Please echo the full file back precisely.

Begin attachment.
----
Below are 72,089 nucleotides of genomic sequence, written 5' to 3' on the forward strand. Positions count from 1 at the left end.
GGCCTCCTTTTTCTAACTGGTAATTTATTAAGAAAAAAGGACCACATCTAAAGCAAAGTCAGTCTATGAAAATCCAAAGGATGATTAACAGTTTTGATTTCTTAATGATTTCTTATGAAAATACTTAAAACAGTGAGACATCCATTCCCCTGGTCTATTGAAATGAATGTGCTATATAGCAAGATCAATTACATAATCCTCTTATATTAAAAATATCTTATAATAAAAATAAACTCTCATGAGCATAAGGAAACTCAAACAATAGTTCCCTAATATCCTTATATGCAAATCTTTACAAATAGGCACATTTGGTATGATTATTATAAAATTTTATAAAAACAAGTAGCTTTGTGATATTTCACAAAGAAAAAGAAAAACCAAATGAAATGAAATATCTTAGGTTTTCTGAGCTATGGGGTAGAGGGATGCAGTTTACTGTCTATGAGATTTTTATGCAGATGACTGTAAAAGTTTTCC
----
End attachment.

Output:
Below are 72,089 nucleotides of genomic sequence, written 5' to 3' on the forward strand. Positions count from 1 at the left end.
GGCCTCCTTTTTCTAACTGGTAATTTATTAAGAAAAAAGGACCACATCTAAAGCAAAGTCAGTCTATGAAAATCCAAAGGATGATTAACAGTTTTGATTTCTTAATGATTTCTTATGAAAATACTTAAAACAGTGAGACATCCATTCCCCTGGTCTATTGAAATGAATGTGCTATATAGCAAGATCAATTACATAATCCTCTTATATTAAAAATATCTTATAATAAAAATAAACTCTCATGAGCATAAGGAAACTCAAACAATAGTTCCCTAATATCCTTATATGCAAATCTTTACAAATAGGCACATTTGGTATGATTATTATAAAATTTTATAAAAACAAGTAGCTTTGTGATATTTCACAAAGAAAAAGAAAAACCAAATGAAATGAAATATCTTAGGTTTTCTGAGCTATGGGGTAGAGGGATGCAGTTTACTGTCTATGAGATTTTTATGCAGATGACTGTAAAAGTTTTCC